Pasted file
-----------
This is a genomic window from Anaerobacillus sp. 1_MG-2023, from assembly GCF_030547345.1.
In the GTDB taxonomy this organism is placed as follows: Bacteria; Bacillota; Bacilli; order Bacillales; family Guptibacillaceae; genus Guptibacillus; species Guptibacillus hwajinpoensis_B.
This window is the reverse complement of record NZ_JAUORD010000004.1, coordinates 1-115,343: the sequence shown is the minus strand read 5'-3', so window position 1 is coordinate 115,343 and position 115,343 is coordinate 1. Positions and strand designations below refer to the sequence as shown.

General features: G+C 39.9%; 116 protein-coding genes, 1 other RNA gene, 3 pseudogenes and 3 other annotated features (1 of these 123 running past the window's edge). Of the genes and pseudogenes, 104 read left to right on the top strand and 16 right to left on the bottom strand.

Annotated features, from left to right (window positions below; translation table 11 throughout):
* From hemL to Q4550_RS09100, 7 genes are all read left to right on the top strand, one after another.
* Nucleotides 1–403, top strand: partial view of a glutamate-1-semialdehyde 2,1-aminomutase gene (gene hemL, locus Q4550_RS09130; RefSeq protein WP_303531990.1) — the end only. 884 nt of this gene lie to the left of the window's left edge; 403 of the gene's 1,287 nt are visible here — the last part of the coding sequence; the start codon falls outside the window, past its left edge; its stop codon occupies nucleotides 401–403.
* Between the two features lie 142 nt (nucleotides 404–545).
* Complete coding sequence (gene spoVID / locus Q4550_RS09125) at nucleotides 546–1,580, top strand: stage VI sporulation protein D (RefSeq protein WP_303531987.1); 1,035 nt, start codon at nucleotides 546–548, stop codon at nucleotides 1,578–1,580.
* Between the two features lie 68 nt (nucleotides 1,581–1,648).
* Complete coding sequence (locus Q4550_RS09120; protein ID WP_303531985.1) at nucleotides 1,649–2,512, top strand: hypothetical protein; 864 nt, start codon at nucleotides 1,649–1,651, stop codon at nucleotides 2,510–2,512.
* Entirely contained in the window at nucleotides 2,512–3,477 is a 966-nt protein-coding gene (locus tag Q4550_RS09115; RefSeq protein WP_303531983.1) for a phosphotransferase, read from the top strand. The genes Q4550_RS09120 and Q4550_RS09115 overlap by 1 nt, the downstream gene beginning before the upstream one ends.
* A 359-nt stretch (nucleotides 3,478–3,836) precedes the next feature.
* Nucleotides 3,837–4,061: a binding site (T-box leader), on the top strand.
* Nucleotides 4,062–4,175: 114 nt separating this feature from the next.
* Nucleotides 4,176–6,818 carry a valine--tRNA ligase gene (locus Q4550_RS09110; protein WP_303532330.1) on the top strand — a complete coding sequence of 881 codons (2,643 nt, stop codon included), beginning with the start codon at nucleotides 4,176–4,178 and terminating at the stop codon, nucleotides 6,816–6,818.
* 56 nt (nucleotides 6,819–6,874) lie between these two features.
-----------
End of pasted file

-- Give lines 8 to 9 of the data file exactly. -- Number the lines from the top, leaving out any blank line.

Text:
* Between the two features lie 142 nt (nucleotides 404–545).
* Complete coding sequence (gene spoVID / locus Q4550_RS09125) at nucleotides 546–1,580, top strand: stage VI sporulation protein D (RefSeq protein WP_303531987.1); 1,035 nt, start codon at nucleotides 546–548, stop codon at nucleotides 1,578–1,580.